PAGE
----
SMM: I can hardly believe it’s been four years since I became a contributing editor for the Evolutionary Anthropology Society. In that time, I’ve held four positions, had two children, and moved house (including internationally) five times. My CV says I’ve authored, edited, or coedited some 15 columns during that period – an average of around 4 per year, most produced during the first two years of my tenure as editor. Overall, it’s been a whirlwind of experiences, some more enjoyable than others, but all informative. What can I pull from the mayhem that might be worth passing on to the readers of this column?
First, evolutionary anthropology (EA) is an evolving (!) field. Increasingly interdisciplinary, the boundaries of what constitutes EA are expanding. Cultural evolutionary theory is now a mainstream component of courses in EA; the historical division between human behavioral ecology and evolutionary psychology would seem to have been superseded by broader debates between EA and mainstream biological (aka physical) anthropology; quantitative approaches are expanding; the use of economic games and social network analysis is now routine in dissertations; skepticism with respect to the validity of these oncetoohottodispute methods is now on the rise; applications of evolutionary anthropology to world problems have emerged in light of pushes for evidencebased solutions. All of this is to make the point that the toolkits required by proficient students of EA are now highly diverse. Established faculty and eager students may wish to consider taking on topics on a path less beaten by mainstream EA and to consider careers that allow for this expansion in scope.
Indeed, the trend in interdisciplinarity means that students of EA must be creative in pursuing their careers – graduate and ongoing – in academia. The current leading units in EA (as will be profiled by the incoming editors) are those that have been proactive in seeking to incorporate novel perspectives. The dizzying array of new perspectives means that mentors cannot possibly be aware of all of the opportunities available to their students or the venues in which these are publicized. Instead, students must, themselves, stay abreast of novel currents. As discussed in a previous column, this might mean applying to jobs with titles such as “Clinical Assistant Professor”, picking up additional degrees in fields such as public health, biostatistics, or education, and searching for jobs and funding opportunities through alternate sources (e.g., the “wikis”). There are now many routes to success in evolutionary anthropology, which means expanding opportunities, but equally many ways to slip through the cracks if a student cleaves too strongly to a traditional trajectory.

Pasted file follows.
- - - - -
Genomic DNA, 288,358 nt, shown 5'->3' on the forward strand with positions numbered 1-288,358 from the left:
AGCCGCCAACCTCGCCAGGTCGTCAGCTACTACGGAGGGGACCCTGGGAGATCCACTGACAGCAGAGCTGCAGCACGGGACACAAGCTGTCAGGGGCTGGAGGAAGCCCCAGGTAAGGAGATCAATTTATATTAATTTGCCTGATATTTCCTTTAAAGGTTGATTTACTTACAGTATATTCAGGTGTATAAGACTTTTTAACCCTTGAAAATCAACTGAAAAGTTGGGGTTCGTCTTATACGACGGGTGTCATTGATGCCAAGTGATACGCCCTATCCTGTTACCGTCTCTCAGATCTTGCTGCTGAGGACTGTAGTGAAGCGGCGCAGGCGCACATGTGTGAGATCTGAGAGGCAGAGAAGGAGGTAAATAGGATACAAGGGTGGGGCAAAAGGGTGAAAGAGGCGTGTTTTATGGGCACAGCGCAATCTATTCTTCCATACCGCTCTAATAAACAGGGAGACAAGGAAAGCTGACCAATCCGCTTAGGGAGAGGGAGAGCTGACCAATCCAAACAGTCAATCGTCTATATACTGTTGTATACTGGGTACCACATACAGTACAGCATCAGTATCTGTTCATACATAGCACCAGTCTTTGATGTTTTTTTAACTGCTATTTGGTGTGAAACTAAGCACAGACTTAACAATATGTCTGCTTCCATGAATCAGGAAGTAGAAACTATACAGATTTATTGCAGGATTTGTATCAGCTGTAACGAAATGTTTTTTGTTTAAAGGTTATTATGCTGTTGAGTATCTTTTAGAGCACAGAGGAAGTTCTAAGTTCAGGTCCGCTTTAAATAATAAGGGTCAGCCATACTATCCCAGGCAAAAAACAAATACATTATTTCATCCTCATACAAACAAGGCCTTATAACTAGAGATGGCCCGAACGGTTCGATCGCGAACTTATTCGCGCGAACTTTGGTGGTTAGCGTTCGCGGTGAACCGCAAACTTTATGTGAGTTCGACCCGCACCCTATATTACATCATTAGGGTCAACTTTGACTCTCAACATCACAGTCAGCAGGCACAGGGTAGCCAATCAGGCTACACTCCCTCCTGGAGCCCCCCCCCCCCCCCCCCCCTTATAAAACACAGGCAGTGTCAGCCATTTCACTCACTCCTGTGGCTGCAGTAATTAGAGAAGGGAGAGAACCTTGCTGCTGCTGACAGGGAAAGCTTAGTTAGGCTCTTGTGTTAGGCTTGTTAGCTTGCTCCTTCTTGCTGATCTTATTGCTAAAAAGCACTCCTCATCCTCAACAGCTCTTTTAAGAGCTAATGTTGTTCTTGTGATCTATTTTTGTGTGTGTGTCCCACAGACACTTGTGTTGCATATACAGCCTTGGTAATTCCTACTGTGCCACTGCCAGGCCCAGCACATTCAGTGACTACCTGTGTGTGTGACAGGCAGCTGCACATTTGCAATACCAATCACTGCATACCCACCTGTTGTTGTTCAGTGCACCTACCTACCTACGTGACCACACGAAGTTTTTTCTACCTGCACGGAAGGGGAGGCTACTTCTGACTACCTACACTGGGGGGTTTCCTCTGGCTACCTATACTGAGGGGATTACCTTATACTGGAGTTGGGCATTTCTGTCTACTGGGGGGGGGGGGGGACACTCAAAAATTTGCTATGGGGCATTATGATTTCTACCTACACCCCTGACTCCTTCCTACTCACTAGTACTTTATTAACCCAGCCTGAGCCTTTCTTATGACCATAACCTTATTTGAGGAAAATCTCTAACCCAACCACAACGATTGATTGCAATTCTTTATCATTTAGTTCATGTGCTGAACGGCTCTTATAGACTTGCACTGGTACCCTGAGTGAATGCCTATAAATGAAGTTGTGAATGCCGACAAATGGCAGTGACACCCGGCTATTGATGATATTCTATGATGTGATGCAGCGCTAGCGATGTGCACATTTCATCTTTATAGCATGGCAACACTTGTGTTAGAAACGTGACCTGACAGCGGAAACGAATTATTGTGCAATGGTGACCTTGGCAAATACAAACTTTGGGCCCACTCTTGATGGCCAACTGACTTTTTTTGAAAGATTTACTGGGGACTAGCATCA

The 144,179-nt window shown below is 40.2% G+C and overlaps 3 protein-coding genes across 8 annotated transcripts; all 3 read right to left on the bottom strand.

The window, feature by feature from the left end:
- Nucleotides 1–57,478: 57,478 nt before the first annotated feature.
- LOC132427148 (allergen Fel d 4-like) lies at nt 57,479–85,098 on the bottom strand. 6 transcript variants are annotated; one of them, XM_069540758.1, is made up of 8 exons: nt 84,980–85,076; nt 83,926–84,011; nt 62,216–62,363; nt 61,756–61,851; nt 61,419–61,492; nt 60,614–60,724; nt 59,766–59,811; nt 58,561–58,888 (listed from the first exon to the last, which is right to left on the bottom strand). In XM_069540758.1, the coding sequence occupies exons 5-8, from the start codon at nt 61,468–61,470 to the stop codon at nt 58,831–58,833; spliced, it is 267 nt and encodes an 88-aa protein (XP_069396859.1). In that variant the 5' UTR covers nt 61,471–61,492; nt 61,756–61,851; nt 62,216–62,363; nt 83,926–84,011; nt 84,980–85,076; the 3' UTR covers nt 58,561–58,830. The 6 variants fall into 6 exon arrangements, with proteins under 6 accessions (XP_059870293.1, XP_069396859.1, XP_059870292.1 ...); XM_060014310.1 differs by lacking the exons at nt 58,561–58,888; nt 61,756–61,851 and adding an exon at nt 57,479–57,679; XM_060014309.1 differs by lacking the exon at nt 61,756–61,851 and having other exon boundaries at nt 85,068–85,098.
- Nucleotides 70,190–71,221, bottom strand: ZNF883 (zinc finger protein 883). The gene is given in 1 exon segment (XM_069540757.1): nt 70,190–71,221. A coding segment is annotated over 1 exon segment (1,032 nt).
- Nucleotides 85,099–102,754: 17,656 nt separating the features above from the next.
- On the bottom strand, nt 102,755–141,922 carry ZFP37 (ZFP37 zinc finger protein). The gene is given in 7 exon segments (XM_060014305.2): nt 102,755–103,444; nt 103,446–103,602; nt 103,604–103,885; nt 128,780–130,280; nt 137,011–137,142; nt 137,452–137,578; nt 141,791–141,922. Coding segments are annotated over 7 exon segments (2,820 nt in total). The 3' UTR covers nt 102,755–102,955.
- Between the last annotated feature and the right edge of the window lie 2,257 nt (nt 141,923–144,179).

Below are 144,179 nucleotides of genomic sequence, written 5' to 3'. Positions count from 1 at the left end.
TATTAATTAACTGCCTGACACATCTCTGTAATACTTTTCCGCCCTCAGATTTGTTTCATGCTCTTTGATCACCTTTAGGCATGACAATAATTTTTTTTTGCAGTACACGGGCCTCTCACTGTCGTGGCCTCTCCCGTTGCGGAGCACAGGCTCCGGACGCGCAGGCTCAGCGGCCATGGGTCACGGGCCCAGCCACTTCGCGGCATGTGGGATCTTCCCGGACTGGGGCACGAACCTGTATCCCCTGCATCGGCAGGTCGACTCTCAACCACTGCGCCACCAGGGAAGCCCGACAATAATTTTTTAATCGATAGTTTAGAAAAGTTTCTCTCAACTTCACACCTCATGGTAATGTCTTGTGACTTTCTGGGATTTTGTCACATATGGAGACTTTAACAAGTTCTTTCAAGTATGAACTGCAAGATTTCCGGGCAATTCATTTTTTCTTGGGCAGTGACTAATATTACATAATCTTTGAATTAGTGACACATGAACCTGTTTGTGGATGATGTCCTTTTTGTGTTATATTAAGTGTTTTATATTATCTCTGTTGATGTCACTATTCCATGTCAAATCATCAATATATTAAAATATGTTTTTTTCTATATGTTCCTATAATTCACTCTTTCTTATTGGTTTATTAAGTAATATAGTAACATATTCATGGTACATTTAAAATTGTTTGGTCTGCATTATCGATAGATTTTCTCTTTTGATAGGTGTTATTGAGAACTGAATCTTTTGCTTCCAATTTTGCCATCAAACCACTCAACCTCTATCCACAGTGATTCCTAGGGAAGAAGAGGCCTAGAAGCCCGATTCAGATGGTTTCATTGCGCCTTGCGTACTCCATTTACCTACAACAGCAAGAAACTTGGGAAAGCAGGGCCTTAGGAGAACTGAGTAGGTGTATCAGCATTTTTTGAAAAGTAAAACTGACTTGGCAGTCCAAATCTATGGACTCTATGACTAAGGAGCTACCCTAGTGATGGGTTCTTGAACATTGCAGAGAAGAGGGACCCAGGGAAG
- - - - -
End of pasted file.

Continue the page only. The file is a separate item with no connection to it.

The final item that seems to me to be worth emphasizing is that postdocs and publications are increasingly required to land one’s first permanent gig. If a student is intent on a career in academia, then it is a good idea to strategize around these issues as early as possible. Part of that strategy is one of weathering momentary failures. Many recent publications have characterized the “successful” as individuals who continue on in the face of adversity. Thankfully, the failures of academia are often only known to the academic and a few close colleagues. Until you’re working on your tenure packet, no one knows how many grants you didn’t get or how many rejections you received en route from Science to your ultimate publication in another journal. All they see are the lines on your CV that demonstrate success.
AHB: I am thankful for the brief experience I have had as a cocontributing editor to this column. I can say it has enhanced my membership in EAS, helping me stay better in tune with the work of my colleagues and consider ways this column could help broadcast their contributions to anthropology. I have been a member of EAS since my first year of graduate school back in 2005. As Siobhán points out, the scope of evolutionary anthropology has grown immensely in the last decade. What has remained stable in this rapidly changing environment, however, has been the egalitarianism and collegiality of the EAS membership. As a young graduate student I remember being thrilled to discuss my poster on dictator game play and coalitionary behavior with some of the people who literally wrote the book(s!) on human behavioral ecology. What truly struck me later, though, was that I was never made to feel less than a peer even though I was quite junior to many of the people I nervously chatted with in the meeting rooms and halls of conference centers (and less nervously had beers with later). Indeed, the EAS board has always made it a policy to include a balanced mix of student, early career, and later career papers across our sessions—something I’ve heard is not common to all sections of the AAA.
The EAS culture has maintained, at least in my perception, an ethos that the best science comes from cooperation, both within and between academic generations. Perhaps this is because so many of us study how cooperation works, or because we spend our summers in societies more communal than our own, but in any case, such an ethos is especially admirable in the context of a highly competitive academic job market. Case in point, Siobhán’s excellent parting advice above is yet another example of EAS cooperative ethos, and the unique role this column can play in facilitating EAS members’ success at all levels.
SMM & AHB: Finally, we would like to thank the EAS for the opportunity to serve as its contributing editors. We welcome incoming editors Katie Starkweather and Melanie Martin and look forward to reading a set of interesting columns. v